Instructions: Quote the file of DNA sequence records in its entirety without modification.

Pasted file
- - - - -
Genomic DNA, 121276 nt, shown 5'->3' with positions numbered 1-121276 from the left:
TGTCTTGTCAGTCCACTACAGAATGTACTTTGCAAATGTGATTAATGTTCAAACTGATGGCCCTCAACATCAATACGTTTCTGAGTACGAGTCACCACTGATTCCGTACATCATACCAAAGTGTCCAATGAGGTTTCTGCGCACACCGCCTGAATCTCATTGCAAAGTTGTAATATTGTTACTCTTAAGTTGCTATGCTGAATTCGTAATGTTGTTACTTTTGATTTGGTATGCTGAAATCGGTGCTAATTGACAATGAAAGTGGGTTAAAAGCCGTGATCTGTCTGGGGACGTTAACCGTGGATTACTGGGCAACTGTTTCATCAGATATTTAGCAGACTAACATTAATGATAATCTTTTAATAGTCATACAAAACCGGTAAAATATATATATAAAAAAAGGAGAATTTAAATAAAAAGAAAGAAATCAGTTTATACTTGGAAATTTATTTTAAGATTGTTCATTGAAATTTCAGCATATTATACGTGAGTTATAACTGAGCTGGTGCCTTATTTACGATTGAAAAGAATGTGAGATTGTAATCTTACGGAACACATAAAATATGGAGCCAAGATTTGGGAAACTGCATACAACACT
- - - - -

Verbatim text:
Genomic DNA, 121276 nt, shown 5'->3' with positions numbered 1-121276 from the left:
TGTCTTGTCAGTCCACTACAGAATGTACTTTGCAAATGTGATTAATGTTCAAACTGATGGCCCTCAACATCAATACGTTTCTGAGTACGAGTCACCACTGATTCCGTACATCATACCAAAGTGTCCAATGAGGTTTCTGCGCACACCGCCTGAATCTCATTGCAAAGTTGTAATATTGTTACTCTTAAGTTGCTATGCTGAATTCGTAATGTTGTTACTTTTGATTTGGTATGCTGAAATCGGTGCTAATTGACAATGAAAGTGGGTTAAAAGCCGTGATCTGTCTGGGGACGTTAACCGTGGATTACTGGGCAACTGTTTCATCAGATATTTAGCAGACTAACATTAATGATAATCTTTTAATAGTCATACAAAACCGGTAAAATATATATATAAAAAAAGGAGAATTTAAATAAAAAGAAAGAAATCAGTTTATACTTGGAAATTTATTTTAAGATTGTTCATTGAAATTTCAGCATATTATACGTGAGTTATAACTGAGCTGGTGCCTTATTTACGATTGAAAAGAATGTGAGATTGTAATCTTACGGAACACATAAAATATGGAGCCAAGATTTGGGAAACTGCATACAACACT